Children who grow up in poverty are more likely to experience poverty in their adult lives, manifesting intergenerational poverty traps. Studies with long-term panel data show that the poverty status of households in their childhood is associated with their human capital, occupational choice, income, as well as their age of marriage, fertility, and migration. While the evidence of such intergenerational transmission of poverty demonstrates the long-term consequences of poverty, there is limited causal evidence of anti-poverty programmes on changing the lives of the next generation of beneficiary households. BRAC’s Ultra-poor Graduation (UPG) programme, also known as the Graduation Model, has gained prominence as a social protection tool due to the strong evidence of impact on reducing poverty in 2-4 years and sustaining these changes over 10-11 years. This model was developed in Bangladesh in 2002 and has now been adopted in many countries. According to an estimate by the Partnership for Economic Inclusion at the World Bank, there are over 92 million people from 75 countries who have been reached through different versions of the graduation model by 2022.
Among various impact evaluations, a large-scale randomized control trial (RCT) in Bangladesh contributed to this evidence base. The RCT was rolled out in 2007 and included 6,817 ultra-poor households from treatment and control groups. We propose to conduct a survey of 6,984 individuals (aged 5-15 years in 2007) who lived in these households to measure the long-term impact of reducing poverty in their childhood. This sample includes 3,323 females (treatment=2,048 and control=1,275) and 3,661 males (treatment=2,256 and control=1,405) household members. By interviewing these individuals who have reached their adulthood after the UPG interventions ended, we can measure the impact of this programme on a range of outcomes, including education, labour force participation, occupation, income, migration, marriage, and fertility. Besides these first-order outcomes, we also intend to assess any impact of the programme on their aspirations for their children, as many of them are expected to have children by now.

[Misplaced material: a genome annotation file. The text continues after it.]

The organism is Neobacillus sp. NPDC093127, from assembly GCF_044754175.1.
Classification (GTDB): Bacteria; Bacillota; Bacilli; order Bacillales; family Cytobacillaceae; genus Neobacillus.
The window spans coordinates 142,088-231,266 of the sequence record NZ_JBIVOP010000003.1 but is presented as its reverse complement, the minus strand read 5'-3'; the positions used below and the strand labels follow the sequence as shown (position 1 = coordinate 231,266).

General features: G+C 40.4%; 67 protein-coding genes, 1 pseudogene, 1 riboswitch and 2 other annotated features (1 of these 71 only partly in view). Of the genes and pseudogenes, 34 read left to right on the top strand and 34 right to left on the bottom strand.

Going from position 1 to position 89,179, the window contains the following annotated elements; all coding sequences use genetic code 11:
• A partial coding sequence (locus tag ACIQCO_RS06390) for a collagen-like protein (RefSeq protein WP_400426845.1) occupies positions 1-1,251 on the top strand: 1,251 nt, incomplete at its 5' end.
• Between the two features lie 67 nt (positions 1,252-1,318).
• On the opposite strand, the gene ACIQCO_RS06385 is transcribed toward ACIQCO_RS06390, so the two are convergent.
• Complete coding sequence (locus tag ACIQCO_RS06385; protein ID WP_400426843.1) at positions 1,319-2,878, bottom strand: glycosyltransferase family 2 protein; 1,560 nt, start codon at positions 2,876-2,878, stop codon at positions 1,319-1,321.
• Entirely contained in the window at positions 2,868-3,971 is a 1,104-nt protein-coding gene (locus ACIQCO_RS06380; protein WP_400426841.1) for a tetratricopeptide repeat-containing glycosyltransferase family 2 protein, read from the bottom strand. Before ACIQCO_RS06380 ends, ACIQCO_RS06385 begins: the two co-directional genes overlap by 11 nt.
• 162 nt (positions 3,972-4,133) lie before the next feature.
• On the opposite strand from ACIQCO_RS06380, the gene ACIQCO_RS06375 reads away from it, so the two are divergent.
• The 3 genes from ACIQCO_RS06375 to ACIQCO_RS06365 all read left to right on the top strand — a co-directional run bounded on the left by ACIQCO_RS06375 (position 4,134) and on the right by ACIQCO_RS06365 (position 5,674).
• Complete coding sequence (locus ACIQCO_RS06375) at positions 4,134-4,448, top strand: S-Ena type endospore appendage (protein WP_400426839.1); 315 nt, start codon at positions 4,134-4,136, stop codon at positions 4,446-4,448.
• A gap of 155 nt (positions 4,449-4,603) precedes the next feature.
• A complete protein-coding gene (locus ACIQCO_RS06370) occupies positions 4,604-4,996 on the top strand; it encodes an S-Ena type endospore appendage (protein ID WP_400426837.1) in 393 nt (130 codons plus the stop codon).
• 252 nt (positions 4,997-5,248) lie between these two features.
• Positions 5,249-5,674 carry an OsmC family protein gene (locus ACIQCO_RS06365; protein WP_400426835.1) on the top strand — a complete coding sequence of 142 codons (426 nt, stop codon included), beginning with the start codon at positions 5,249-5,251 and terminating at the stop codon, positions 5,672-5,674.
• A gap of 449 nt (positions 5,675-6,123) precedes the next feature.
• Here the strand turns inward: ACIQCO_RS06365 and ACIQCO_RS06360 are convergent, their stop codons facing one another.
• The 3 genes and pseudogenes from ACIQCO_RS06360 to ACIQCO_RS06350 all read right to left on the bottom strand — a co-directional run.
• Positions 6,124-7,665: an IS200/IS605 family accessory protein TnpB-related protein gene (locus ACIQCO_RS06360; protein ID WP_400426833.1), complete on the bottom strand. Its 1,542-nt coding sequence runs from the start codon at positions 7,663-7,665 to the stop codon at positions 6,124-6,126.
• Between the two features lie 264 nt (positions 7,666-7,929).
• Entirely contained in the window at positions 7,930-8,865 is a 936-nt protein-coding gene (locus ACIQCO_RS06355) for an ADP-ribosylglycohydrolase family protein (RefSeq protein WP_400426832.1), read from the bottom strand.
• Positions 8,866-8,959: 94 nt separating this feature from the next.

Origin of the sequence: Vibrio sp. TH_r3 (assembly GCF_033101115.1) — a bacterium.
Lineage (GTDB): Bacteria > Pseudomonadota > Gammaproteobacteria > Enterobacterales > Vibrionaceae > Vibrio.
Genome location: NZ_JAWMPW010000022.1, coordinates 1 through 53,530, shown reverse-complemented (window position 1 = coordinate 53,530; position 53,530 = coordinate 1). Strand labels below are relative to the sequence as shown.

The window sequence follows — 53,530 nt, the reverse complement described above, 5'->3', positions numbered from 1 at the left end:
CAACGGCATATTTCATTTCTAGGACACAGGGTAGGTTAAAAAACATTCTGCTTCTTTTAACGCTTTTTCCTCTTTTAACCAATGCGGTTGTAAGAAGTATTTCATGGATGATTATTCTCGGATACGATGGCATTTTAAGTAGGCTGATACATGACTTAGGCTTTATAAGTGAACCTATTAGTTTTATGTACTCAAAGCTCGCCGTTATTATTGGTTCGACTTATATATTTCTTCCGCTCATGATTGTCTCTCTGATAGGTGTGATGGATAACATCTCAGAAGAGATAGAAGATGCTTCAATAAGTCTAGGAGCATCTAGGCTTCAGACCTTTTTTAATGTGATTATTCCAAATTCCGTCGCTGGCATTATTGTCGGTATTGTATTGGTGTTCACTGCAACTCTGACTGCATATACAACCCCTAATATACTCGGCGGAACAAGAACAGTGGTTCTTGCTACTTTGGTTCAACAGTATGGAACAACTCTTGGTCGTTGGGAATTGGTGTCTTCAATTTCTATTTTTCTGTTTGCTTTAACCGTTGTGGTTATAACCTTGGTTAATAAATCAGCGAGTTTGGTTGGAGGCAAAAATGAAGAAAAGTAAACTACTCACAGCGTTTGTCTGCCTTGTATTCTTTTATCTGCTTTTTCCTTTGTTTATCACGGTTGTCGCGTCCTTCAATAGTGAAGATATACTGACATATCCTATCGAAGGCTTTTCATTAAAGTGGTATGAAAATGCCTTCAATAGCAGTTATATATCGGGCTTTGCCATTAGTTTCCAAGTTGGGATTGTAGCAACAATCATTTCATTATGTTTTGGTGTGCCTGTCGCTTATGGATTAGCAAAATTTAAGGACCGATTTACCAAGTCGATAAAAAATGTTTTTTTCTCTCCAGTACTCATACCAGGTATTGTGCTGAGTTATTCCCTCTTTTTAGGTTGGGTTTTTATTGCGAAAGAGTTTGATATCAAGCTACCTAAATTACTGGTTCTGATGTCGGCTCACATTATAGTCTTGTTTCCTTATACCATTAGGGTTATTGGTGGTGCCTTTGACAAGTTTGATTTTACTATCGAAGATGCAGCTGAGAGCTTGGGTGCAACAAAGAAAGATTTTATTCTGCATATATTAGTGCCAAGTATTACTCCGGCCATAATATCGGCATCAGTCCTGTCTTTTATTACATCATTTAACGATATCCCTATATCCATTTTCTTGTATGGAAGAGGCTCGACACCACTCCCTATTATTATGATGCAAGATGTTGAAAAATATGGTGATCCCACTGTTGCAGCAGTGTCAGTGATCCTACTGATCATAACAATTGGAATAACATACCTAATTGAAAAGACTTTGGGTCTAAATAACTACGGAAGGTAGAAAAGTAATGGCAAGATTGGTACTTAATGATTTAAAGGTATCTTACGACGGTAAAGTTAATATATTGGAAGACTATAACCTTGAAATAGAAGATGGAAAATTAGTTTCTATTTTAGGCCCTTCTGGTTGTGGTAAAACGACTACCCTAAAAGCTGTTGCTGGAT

To test the feasibility of this survey, we have conducted a pilot tracer study in February 2023. We sampled 137 households who lived in 36 villages across six BRAC branch offices (three each in treatment and control). According to our baseline data, there were 214 children living in these families who were 5-15 years old, and we could interview 193 of them. We could collect some information for an additional 18 members from their relatives/friends, and only 3 members could not be traced at all. Since a high attrition rate can be a major challenge for such long-term impact analysis, the response rate of the pilot is extremely encouraging. While we can expect 90% of the sample to be interviewed in person, for the analysis of certain variables that can be collected from their original household members, we anticipate higher response rates.
Since long-term impact is a key element in the overall benefit-cost estimates of a comprehensive programme like UPG, this study will inform the policy discussions with assumptions of sustainability of the impact. Besides this policy implication, the study will contribute to the literature on the long-term effects of childhood poverty on a range of outcomes.